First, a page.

While browsing your DeviantArt gallery I noticed quite many different GUI designs and interfaces. Have you ever worked with interface design and as an Interaction designer maybe?
Yes, I used to be really interested in the whole PC customizing scene. I was rather well known for that too at the time (blushes). I even co-developed an OS shell known as Hoverdesk. That was pretty much a labor of love and there wasn’t any real money to be earned doing it. I tired of it after a few years and really haven’t been back at it. I do keep some of those skills in play though. Siemens has used me to create the U.I. for some of their products and software. So it actually did come in handy.
Judging by the high level of detail details in your work, it seems you put in a lot of hours for each piece. Can you briefly describe your regular workflow?
Like I mentioned, I’m driven to create and I’m not a slave to hours. I put in a ton of them, but rarely keep track of them. I need to when doing client work, but that’s a different beast. I have a different standard when working for myself. I want it to be “perfect” – yet I can’t spend endless hours. So I balance the time available and work to a level of “perfection” that’s attainable in the time allotted. Sometimes, I know I have 8 hours, so I challenge myself to complete a work within that time frame. Sleep pretty much pi**es me off. I’d rather have that 8 hours to work.
As a rule-of-thumb a 3D effort (modeling) takes about 40 hours. Materials another 12, and rendering, about another 8 to 12. Everything is dependent on details and specifics, but I use that as a baseline for estimating works. So when you count up the number of hours, a 3D car, easily eats 60 hours +. Sadly, there are not than many clients that can afford the 3D projects, as they typically cost 4 to 6 thousand dollars.
Your love for vehicles is pretty obvious by now, but which one is your favorite vehicle if you got to chose one? What do you drive?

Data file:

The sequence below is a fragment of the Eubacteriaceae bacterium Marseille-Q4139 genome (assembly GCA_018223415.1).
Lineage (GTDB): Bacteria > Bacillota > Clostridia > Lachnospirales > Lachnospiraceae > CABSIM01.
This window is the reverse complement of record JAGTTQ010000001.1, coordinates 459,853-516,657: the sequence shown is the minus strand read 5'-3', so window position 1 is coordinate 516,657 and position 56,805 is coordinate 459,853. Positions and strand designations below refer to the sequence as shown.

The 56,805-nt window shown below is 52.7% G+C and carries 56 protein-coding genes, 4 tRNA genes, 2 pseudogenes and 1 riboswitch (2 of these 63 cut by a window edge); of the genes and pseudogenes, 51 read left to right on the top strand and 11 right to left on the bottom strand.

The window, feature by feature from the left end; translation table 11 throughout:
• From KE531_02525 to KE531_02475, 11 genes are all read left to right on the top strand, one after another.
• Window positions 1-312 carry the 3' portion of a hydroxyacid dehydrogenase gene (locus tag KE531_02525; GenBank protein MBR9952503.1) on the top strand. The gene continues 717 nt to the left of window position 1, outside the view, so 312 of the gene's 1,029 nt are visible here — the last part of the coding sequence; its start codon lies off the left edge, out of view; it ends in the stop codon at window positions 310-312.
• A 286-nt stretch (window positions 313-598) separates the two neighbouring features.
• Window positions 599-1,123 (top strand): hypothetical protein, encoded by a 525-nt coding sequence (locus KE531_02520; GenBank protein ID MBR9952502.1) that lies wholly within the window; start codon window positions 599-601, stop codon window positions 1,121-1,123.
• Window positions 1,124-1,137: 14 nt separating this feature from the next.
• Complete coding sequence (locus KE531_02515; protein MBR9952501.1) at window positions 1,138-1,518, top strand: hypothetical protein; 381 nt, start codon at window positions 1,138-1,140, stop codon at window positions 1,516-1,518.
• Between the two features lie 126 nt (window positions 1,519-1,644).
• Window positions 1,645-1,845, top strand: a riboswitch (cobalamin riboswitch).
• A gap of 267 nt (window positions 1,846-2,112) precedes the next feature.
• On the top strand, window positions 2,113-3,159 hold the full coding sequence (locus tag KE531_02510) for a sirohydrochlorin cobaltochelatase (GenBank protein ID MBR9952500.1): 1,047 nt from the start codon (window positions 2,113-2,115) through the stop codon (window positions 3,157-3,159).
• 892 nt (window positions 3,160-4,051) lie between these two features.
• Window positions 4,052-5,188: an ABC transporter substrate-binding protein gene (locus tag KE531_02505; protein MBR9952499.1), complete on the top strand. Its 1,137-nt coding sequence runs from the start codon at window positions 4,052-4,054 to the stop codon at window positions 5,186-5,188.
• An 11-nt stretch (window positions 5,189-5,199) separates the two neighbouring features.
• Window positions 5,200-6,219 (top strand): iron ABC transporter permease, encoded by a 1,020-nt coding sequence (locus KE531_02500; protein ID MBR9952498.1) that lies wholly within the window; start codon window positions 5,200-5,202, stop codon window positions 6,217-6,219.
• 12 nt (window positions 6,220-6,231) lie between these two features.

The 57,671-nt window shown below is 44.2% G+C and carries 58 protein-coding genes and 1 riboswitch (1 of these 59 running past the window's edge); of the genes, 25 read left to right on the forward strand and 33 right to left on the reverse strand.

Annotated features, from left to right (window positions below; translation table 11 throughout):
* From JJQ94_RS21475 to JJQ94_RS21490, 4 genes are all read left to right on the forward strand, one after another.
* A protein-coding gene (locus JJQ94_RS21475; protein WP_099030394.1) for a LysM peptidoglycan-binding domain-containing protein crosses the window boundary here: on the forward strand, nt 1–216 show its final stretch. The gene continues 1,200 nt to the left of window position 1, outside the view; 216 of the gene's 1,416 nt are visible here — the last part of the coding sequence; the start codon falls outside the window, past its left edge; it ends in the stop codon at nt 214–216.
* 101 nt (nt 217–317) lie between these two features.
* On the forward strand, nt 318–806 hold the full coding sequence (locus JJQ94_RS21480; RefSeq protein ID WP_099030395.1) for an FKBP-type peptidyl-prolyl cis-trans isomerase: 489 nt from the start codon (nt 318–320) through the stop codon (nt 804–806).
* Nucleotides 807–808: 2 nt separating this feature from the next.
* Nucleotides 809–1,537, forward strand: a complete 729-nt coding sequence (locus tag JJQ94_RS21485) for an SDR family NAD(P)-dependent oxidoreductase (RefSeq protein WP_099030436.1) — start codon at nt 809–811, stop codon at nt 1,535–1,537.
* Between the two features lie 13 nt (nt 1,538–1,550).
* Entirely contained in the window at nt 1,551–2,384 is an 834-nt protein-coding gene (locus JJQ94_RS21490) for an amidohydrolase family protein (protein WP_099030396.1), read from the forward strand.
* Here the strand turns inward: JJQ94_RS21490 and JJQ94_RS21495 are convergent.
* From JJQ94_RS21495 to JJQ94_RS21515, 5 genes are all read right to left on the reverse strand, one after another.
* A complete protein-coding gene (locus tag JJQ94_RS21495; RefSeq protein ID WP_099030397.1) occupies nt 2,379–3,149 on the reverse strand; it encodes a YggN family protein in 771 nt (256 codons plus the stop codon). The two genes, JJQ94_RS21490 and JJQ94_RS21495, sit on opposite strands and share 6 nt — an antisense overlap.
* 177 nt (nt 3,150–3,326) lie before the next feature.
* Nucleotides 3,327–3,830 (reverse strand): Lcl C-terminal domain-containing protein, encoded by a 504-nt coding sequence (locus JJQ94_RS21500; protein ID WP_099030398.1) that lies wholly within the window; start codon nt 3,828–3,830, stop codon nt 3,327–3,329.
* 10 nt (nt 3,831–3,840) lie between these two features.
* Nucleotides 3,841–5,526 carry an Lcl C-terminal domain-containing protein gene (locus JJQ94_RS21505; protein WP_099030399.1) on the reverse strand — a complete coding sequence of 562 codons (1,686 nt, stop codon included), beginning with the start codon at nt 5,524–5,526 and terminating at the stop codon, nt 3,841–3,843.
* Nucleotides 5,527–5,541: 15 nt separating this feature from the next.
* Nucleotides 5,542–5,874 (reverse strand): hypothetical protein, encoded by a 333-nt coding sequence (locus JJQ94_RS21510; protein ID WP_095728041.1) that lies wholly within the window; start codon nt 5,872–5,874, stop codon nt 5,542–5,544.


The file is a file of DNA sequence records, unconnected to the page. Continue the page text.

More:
Favorite Vehicle? That’s a really difficult question to answer. I’m super fickle when it comes to having a favorite. It changes all the time. I’m really a slut when it comes to car loyalty. I do profess a love for small lightweight cars, so Lotus Exige, Mini Coopers, BMW, and GT cars really appeal to me. I’m not all that fond of the super exotics. Don’t get me wrong, they’re cool, but I just can’t see myself driving a Pagani Zonda. As far as what I drive, here’s where it gets all boring. Since I enjoy mountain biking, camping, sport bike motorcycle track-days and generally haul a lot of gear, I need to have a utility style vehicle. So right now I drive a Supercharged Nissan Pick-up or a V6 Saturn Vue. Boring, but practical. I do have a fast bike though. A full racer-boy Suzuki GSXR1000.
Thanks again for letting us getting to know you a bit better. Do you have any final thoughts or advice for our readers?
I encounter lots of people who get wildly “inspired” to create stuff similar to what they see from other artists. That’s cool, but they seem to want to download a 3D app, spend a weekend doing some tutorials, then are discouraged when they can’t barf out something that’s taken a guy like me a lifetime to perfect. Not that they can’t do it – they just don’t want to take the time to learn the myriad skills and techniques it requires to be a well rounded 3D artist. They try to model a full LeMans car, with engine and interior, pulling into a fully outfitted and populated pit row, with predictable results. My advice is to start with small projects that you know you can accomplish. Then add one or two things you haven’t figured out yet to the next small project. And so on. Build on small successes rather than give up after one giant failure.